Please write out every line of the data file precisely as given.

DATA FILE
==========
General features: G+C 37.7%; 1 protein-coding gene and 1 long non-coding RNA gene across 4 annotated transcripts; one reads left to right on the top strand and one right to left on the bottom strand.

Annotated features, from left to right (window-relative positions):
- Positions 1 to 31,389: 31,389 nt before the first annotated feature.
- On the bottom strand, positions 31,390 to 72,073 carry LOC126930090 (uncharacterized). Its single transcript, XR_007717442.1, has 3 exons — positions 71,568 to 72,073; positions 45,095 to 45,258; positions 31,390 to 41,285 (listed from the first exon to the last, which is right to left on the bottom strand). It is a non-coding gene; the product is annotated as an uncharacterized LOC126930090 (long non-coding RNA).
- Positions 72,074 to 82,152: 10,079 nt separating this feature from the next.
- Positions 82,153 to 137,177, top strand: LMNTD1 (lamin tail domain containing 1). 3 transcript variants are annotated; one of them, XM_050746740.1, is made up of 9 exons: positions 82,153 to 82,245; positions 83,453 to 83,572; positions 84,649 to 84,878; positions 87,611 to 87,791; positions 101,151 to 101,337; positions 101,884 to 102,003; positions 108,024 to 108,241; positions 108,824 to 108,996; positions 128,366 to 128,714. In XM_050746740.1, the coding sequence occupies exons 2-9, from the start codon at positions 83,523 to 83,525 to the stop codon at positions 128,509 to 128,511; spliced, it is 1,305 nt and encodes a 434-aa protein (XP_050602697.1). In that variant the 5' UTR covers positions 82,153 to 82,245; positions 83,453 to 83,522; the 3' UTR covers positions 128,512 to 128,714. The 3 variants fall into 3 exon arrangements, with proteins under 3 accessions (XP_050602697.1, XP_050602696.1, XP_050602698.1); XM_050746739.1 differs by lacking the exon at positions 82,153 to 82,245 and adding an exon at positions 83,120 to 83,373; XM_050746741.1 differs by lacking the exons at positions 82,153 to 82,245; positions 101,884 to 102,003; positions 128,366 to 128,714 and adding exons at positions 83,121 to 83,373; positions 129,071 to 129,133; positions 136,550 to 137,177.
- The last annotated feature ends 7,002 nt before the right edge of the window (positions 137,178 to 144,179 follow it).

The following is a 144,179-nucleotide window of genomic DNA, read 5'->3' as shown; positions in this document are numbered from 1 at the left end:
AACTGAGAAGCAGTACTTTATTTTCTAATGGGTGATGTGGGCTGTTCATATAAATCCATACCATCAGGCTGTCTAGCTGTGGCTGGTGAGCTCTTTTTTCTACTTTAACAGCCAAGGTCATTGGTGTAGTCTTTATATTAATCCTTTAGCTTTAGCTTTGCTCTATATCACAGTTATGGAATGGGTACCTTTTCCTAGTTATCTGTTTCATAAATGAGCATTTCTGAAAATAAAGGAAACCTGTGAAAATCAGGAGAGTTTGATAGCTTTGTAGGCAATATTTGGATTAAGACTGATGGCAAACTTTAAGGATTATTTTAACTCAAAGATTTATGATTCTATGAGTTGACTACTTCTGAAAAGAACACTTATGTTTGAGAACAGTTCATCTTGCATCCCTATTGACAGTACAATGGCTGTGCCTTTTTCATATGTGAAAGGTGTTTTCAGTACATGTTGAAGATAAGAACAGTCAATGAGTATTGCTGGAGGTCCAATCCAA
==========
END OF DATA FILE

General features: G+C 37.7%; 1 protein-coding gene and 1 long non-coding RNA gene across 4 annotated transcripts; one reads left to right on the top strand and one right to left on the bottom strand.

Annotated features, from left to right (window-relative positions):
- Positions 1 to 31,389: 31,389 nt before the first annotated feature.
- On the bottom strand, positions 31,390 to 72,073 carry LOC126930090 (uncharacterized). Its single transcript, XR_007717442.1, has 3 exons — positions 71,568 to 72,073; positions 45,095 to 45,258; positions 31,390 to 41,285 (listed from the first exon to the last, which is right to left on the bottom strand). It is a non-coding gene; the product is annotated as an uncharacterized LOC126930090 (long non-coding RNA).
- Positions 72,074 to 82,152: 10,079 nt separating this feature from the next.
- Positions 82,153 to 137,177, top strand: LMNTD1 (lamin tail domain containing 1). 3 transcript variants are annotated; one of them, XM_050746740.1, is made up of 9 exons: positions 82,153 to 82,245; positions 83,453 to 83,572; positions 84,649 to 84,878; positions 87,611 to 87,791; positions 101,151 to 101,337; positions 101,884 to 102,003; positions 108,024 to 108,241; positions 108,824 to 108,996; positions 128,366 to 128,714. In XM_050746740.1, the coding sequence occupies exons 2-9, from the start codon at positions 83,523 to 83,525 to the stop codon at positions 128,509 to 128,511; spliced, it is 1,305 nt and encodes a 434-aa protein (XP_050602697.1). In that variant the 5' UTR covers positions 82,153 to 82,245; positions 83,453 to 83,522; the 3' UTR covers positions 128,512 to 128,714. The 3 variants fall into 3 exon arrangements, with proteins under 3 accessions (XP_050602697.1, XP_050602696.1, XP_050602698.1); XM_050746739.1 differs by lacking the exon at positions 82,153 to 82,245 and adding an exon at positions 83,120 to 83,373; XM_050746741.1 differs by lacking the exons at positions 82,153 to 82,245; positions 101,884 to 102,003; positions 128,366 to 128,714 and adding exons at positions 83,121 to 83,373; positions 129,071 to 129,133; positions 136,550 to 137,177.
- The last annotated feature ends 7,002 nt before the right edge of the window (positions 137,178 to 144,179 follow it).

The following is a 144,179-nucleotide window of genomic DNA, read 5'->3' as shown; positions in this document are numbered from 1 at the left end:
AACTGAGAAGCAGTACTTTATTTTCTAATGGGTGATGTGGGCTGTTCATATAAATCCATACCATCAGGCTGTCTAGCTGTGGCTGGTGAGCTCTTTTTTCTACTTTAACAGCCAAGGTCATTGGTGTAGTCTTTATATTAATCCTTTAGCTTTAGCTTTGCTCTATATCACAGTTATGGAATGGGTACCTTTTCCTAGTTATCTGTTTCATAAATGAGCATTTCTGAAAATAAAGGAAACCTGTGAAAATCAGGAGAGTTTGATAGCTTTGTAGGCAATATTTGGATTAAGACTGATGGCAAACTTTAAGGATTATTTTAACTCAAAGATTTATGATTCTATGAGTTGACTACTTCTGAAAAGAACACTTATGTTTGAGAACAGTTCATCTTGCATCCCTATTGACAGTACAATGGCTGTGCCTTTTTCATATGTGAAAGGTGTTTTCAGTACATGTTGAAGATAAGAACAGTCAATGAGTATTGCTGGAGGTCCAATCCAA